@USBR: Review of the #ColoradoRiver Interim Guidelines for Lower Basin Shortages and Coordinated Operations for #LakePowell and #LakeMead #COriver #aridification #CRWUA2020

From The Associated Press (Felicia Fonseca) via U.S. News & World Report:

A set of guidelines for managing the Colorado River helped several states through a dry spell, but it’s not enough to keep key reservoirs in the American West from plummeting amid persistent drought and climate change, according to a U.S. report released Friday…

The report by the U.S. Bureau of Reclamation found that the guidelines provided stability, along with other agreements among the states and with Mexico, but they won’t be enough to sustain a region that’s getting warmer and drier and has demanded more from the Colorado River.

The guidelines and an overlapping drought contingency plan expire in 2026. Officials in Wyoming, Utah, Colorado, New Mexico, Arizona, California and Nevada told the Interior Department on Thursday that they have started talking about what comes next…

The Bureau of Reclamation was tasked with reviewing the effectiveness of the 2007 guidelines before year’s end to help with a baseline for the new negotiations. The guidelines spelled out the operations of the nation’s two largest manmade lakes — Lake Powell along the Arizona-Utah border and Lake Mead along the Arizona-Nevada border — outlining what happens when the river can’t supply the water that states were promised in the 1920s.

The guidelines allow water to be stored in Lake Mead, the reservoir created by the Hoover Dam. They set marks for the lake that would trigger water cuts to Nevada and Arizona. California and Mexico have been looped in on possible cuts in other plans.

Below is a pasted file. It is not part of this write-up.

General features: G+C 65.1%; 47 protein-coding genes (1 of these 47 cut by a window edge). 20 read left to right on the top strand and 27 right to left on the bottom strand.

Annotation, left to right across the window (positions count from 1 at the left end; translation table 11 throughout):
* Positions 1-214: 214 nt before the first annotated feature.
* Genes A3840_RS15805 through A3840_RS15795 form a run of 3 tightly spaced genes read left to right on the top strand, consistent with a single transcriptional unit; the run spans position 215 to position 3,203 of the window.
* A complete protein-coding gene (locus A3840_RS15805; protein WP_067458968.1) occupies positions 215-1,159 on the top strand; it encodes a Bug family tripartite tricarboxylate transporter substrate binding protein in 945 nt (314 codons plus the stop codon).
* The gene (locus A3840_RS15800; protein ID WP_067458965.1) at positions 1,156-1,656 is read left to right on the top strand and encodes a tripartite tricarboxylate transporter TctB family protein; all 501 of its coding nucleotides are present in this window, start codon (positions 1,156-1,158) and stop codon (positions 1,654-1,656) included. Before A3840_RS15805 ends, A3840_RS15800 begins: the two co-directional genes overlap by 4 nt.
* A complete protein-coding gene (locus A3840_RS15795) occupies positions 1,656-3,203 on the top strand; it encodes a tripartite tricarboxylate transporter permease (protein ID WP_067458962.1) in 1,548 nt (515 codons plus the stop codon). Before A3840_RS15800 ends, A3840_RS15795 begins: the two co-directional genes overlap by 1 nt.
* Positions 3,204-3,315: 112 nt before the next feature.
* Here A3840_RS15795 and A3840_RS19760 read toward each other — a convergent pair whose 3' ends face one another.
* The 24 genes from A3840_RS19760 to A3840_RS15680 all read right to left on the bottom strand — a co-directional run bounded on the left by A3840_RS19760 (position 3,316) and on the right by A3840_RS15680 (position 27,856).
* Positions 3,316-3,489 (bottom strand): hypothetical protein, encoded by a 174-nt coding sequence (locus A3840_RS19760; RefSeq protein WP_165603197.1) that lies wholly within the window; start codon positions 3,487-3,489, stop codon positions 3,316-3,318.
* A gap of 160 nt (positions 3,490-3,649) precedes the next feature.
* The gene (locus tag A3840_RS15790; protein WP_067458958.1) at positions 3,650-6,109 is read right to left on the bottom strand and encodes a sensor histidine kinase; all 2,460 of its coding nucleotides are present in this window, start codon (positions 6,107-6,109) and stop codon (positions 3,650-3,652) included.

The guidelines were meant to be flexible and encourage consensus among states, rather than the federal government dictating management of the river, and to avoid litigation because states were required to consult with each other before suing…

In comments before the report was finalized, Native American tribes said they largely were left out of the discussions that led to the guidelines and want a bigger role in the next round of talks, with recognition of their sovereign status. They hold the rights to 3.4 million acre-feet of water annually in the Colorado River basin.

Not all tribes, including the Navajo Nation and Hopi Tribe in northwestern Arizona, have secured the legal right to the water they claim in the basin.

Burman said the Bureau of Reclamation, states, tribes and others will focus in the weeks ahead on creating timelines for the negotiations…

When the 2007 guidelines took effect, Lake Powell and Lake Mead together were about half full. Conservation, delayed water deliveries, a balancing act and other measures have kept them hovering at that level.

States, tribes, cities and other water users are expected to use the Bureau of Reclamation report as a resource for deciding what will replace the guidelines.

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